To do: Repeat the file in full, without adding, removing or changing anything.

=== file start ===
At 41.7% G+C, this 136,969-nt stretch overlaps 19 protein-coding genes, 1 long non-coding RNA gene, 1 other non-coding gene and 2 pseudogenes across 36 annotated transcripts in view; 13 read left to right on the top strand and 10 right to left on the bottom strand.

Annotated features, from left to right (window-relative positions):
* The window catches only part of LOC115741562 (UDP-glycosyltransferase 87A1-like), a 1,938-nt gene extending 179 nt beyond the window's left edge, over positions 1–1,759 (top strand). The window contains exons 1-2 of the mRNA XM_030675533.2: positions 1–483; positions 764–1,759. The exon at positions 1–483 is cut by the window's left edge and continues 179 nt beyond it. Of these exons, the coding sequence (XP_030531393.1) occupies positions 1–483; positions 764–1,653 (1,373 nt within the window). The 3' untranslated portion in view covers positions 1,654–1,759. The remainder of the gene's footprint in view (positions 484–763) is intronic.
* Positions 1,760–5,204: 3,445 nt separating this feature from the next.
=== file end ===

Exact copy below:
At 41.7% G+C, this 136,969-nt stretch overlaps 19 protein-coding genes, 1 long non-coding RNA gene, 1 other non-coding gene and 2 pseudogenes across 36 annotated transcripts in view; 13 read left to right on the top strand and 10 right to left on the bottom strand.

Annotated features, from left to right (window-relative positions):
* The window catches only part of LOC115741562 (UDP-glycosyltransferase 87A1-like), a 1,938-nt gene extending 179 nt beyond the window's left edge, over positions 1–1,759 (top strand). The window contains exons 1-2 of the mRNA XM_030675533.2: positions 1–483; positions 764–1,759. The exon at positions 1–483 is cut by the window's left edge and continues 179 nt beyond it. Of these exons, the coding sequence (XP_030531393.1) occupies positions 1–483; positions 764–1,653 (1,373 nt within the window). The 3' untranslated portion in view covers positions 1,654–1,759. The remainder of the gene's footprint in view (positions 484–763) is intronic.
* Positions 1,760–5,204: 3,445 nt separating this feature from the next.